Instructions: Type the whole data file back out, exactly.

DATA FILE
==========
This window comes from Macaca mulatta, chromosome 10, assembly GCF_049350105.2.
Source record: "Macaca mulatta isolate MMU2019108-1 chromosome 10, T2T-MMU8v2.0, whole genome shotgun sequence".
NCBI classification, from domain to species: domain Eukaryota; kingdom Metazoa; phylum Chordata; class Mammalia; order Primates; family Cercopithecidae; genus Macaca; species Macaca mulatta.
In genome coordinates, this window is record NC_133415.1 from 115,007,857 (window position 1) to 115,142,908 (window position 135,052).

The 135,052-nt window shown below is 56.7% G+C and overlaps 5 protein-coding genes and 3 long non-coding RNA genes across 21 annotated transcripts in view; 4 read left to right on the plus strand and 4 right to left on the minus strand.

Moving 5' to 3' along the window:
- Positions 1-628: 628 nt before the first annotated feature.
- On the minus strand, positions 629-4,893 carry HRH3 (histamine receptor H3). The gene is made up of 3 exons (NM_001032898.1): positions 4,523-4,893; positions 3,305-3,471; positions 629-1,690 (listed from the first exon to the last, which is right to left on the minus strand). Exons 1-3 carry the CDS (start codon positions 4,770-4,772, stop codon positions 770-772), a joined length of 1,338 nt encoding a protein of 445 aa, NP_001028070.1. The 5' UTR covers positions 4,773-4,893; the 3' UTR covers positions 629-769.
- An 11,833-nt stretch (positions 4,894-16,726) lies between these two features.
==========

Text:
This window comes from Macaca mulatta, chromosome 10, assembly GCF_049350105.2.
Source record: "Macaca mulatta isolate MMU2019108-1 chromosome 10, T2T-MMU8v2.0, whole genome shotgun sequence".
NCBI classification, from domain to species: domain Eukaryota; kingdom Metazoa; phylum Chordata; class Mammalia; order Primates; family Cercopithecidae; genus Macaca; species Macaca mulatta.
In genome coordinates, this window is record NC_133415.1 from 115,007,857 (window position 1) to 115,142,908 (window position 135,052).

The 135,052-nt window shown below is 56.7% G+C and overlaps 5 protein-coding genes and 3 long non-coding RNA genes across 21 annotated transcripts in view; 4 read left to right on the plus strand and 4 right to left on the minus strand.

Moving 5' to 3' along the window:
- Positions 1-628: 628 nt before the first annotated feature.
- On the minus strand, positions 629-4,893 carry HRH3 (histamine receptor H3). The gene is made up of 3 exons (NM_001032898.1): positions 4,523-4,893; positions 3,305-3,471; positions 629-1,690 (listed from the first exon to the last, which is right to left on the minus strand). Exons 1-3 carry the CDS (start codon positions 4,770-4,772, stop codon positions 770-772), a joined length of 1,338 nt encoding a protein of 445 aa, NP_001028070.1. The 5' UTR covers positions 4,773-4,893; the 3' UTR covers positions 629-769.
- An 11,833-nt stretch (positions 4,894-16,726) lies between these two features.